Principles of Behavior Modeling

Behavior modeling or imitation learning was a virtually unresearched and unknown topic prior to the 1941 publication of Social Learning and Imitation by Miller and Dollard. Their studies lead them to view imitation learning as a special form of the behavioral conditioning process.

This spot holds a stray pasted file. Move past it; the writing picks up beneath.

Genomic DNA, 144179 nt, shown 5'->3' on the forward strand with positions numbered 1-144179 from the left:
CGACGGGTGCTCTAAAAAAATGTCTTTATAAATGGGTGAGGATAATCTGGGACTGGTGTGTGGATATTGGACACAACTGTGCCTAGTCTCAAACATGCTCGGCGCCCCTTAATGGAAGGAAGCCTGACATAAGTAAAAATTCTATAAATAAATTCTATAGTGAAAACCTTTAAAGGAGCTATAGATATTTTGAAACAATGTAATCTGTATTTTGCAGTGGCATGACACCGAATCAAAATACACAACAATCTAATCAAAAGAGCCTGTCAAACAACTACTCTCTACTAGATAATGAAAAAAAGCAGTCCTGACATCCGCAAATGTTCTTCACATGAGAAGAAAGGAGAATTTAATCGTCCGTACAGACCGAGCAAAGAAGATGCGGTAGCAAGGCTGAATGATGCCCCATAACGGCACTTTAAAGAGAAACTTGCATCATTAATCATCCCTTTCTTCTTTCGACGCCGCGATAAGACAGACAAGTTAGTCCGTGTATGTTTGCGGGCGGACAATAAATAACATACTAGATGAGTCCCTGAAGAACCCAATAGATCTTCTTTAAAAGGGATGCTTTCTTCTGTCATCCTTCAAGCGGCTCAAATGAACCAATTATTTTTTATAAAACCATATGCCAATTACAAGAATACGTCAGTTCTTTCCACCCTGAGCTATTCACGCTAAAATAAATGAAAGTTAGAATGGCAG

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Essentially, the trainer must provide a sample of the behavior, the learner must respond in a way that matches the sample, and the imitation must be positively reinforced. In Bollard’s and Miller’s view, the “model” simply informs the learner where to go or how to behave for reinforcement. The learner does not acquire new, previously unexhibited behavior from the model. Though much of Miller’s and Bollard’s interpretation of results and theorizing has been questioned recently, they deserve credit for prim-ing the pump, for beginning to reĀ¬search the question, “How and what do people learn simply by watching others?” Continue reading